Book review: Questioning Your Doubts
by Christina M. H. Powell
Question your doubts, says Powell. An interesting twist, isn’t it? Research on metacognition, the process of thinking about one’s own mental processes, shows that doubting your doubts can lead to more confidence, while second-guessing yourself can lead to immobilization.
Powell, a biomedical research scientist with a PhD in virology from Harvard, hardly sounds like a person who should question anything that passes through her brain. Yet, even with all her learning, she struggles with doubts about God.
Truth is, I struggled a little with her struggle … in the beginning of the book. No, the book isn’t poorly written or unintelligent. That’s far from true. In fact, I’m pretty sure Powell could think circles around me. It’s just that often I couldn’t relate to her examples, and other times I felt like no example was necessary. In discussing our doubts about God, Powell often referenced practical situations from her post-graduate work. She discussed the influence of others, the decision-making process, the role of doubting in producing quality work, and so on. The instruction she gave for the most part seems intuitively obvious, and so the topic remained flat.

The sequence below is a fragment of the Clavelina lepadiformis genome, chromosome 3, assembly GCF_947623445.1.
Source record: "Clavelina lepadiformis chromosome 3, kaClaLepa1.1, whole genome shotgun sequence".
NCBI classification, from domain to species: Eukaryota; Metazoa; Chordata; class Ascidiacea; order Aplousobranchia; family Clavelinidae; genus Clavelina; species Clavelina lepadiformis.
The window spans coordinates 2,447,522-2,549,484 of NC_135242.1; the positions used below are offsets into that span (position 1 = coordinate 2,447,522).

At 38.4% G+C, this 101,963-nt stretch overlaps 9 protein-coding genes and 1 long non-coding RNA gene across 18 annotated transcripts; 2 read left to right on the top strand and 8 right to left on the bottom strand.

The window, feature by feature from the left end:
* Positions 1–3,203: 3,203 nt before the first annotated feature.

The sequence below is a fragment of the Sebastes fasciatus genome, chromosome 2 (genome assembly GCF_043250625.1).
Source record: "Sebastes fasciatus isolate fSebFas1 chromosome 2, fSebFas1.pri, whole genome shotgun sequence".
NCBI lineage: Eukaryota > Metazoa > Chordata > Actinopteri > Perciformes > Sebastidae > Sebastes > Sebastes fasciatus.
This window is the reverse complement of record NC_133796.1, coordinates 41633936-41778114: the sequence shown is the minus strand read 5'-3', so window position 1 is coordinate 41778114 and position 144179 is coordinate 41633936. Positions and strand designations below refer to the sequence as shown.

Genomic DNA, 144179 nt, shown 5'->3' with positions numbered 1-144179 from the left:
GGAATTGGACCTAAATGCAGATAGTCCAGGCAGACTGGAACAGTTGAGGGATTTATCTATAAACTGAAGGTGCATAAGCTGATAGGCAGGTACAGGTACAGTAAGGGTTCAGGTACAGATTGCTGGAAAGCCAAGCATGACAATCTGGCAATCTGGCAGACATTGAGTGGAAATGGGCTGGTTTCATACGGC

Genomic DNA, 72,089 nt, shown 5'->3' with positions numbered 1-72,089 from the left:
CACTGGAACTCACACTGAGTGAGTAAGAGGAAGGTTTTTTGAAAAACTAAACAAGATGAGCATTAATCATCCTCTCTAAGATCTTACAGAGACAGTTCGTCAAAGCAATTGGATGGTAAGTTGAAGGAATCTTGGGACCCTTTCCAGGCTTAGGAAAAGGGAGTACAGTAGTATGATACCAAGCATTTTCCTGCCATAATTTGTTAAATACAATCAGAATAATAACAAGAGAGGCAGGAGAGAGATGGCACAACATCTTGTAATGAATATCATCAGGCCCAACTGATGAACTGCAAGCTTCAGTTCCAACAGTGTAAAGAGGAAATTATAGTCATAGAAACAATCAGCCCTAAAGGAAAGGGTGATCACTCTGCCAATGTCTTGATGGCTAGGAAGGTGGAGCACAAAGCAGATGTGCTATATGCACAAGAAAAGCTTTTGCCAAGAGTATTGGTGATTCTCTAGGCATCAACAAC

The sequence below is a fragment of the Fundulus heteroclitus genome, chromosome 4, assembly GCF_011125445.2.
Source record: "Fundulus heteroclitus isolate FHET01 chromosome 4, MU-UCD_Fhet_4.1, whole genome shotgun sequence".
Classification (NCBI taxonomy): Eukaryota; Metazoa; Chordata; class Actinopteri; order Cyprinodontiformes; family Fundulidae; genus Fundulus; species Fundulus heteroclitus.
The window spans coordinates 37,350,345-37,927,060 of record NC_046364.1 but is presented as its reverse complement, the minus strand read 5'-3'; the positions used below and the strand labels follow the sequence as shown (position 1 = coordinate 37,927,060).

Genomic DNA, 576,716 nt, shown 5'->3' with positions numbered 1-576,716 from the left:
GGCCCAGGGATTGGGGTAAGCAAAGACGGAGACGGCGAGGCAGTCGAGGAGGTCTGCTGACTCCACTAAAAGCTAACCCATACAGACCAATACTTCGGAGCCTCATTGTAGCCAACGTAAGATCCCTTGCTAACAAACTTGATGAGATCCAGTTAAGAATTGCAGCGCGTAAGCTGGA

But the time came in the book when Powell’s story grew personal. She wrote of her mother’s faith, which Powell concluded was flawed. Her mother felt that denying logic was a measure of the strength of her faith. When faced with cancer, Powell’s mother put her faith in God’s healing power to the exclusion of medical treatment. Her death was inevitable, which then shook Powell’s father’s faith. His faith never recovered and he remained resentful of the teachings which cut his wife’s life short until his own death.
Powell’s story came alive for me in those pages. The research she conducted at the Dana-Farber Cancer Institute suddenly carried more meaning; her position of ordained minister with the Assemblies of God carried more clout; and her journey into doubt and how she learned to question her doubts kept me riveted for the second half of the book.
Says Powell, “a world of faith that mocks the advances of science breeds spiritual arrogance and plants the seeds of destruction in the lives of vulnerable people.” Today, her faith remains strong, and she encourages us to build a bridge between faith and reason.
Definitely a book worth reading.
Intervarsity Press, © 2014, 208 pages